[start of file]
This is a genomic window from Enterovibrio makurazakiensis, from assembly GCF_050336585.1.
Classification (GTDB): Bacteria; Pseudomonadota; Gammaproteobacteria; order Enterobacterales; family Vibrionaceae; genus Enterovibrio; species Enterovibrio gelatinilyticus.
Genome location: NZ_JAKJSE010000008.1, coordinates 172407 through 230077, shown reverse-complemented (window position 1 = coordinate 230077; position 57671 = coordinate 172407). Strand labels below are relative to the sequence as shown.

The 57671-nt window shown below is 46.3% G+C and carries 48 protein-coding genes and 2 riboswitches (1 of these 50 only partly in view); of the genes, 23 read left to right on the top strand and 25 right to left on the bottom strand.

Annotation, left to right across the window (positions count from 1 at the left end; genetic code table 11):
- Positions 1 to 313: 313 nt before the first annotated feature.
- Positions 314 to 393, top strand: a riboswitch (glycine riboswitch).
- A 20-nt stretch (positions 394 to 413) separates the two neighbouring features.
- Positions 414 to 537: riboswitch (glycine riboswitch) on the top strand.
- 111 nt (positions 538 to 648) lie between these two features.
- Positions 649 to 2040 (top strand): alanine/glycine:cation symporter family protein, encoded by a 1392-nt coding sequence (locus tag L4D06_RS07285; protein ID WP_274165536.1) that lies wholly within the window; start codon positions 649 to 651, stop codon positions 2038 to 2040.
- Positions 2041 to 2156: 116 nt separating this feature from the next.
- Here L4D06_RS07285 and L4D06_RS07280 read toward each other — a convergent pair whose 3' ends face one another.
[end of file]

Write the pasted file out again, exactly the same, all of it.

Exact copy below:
This is a genomic window from Enterovibrio makurazakiensis, from assembly GCF_050336585.1.
Classification (GTDB): Bacteria; Pseudomonadota; Gammaproteobacteria; order Enterobacterales; family Vibrionaceae; genus Enterovibrio; species Enterovibrio gelatinilyticus.
Genome location: NZ_JAKJSE010000008.1, coordinates 172407 through 230077, shown reverse-complemented (window position 1 = coordinate 230077; position 57671 = coordinate 172407). Strand labels below are relative to the sequence as shown.

The 57671-nt window shown below is 46.3% G+C and carries 48 protein-coding genes and 2 riboswitches (1 of these 50 only partly in view); of the genes, 23 read left to right on the top strand and 25 right to left on the bottom strand.

Annotation, left to right across the window (positions count from 1 at the left end; genetic code table 11):
- Positions 1 to 313: 313 nt before the first annotated feature.
- Positions 314 to 393, top strand: a riboswitch (glycine riboswitch).
- A 20-nt stretch (positions 394 to 413) separates the two neighbouring features.
- Positions 414 to 537: riboswitch (glycine riboswitch) on the top strand.
- 111 nt (positions 538 to 648) lie between these two features.
- Positions 649 to 2040 (top strand): alanine/glycine:cation symporter family protein, encoded by a 1392-nt coding sequence (locus tag L4D06_RS07285; protein ID WP_274165536.1) that lies wholly within the window; start codon positions 649 to 651, stop codon positions 2038 to 2040.
- Positions 2041 to 2156: 116 nt separating this feature from the next.
- Here L4D06_RS07285 and L4D06_RS07280 read toward each other — a convergent pair whose 3' ends face one another.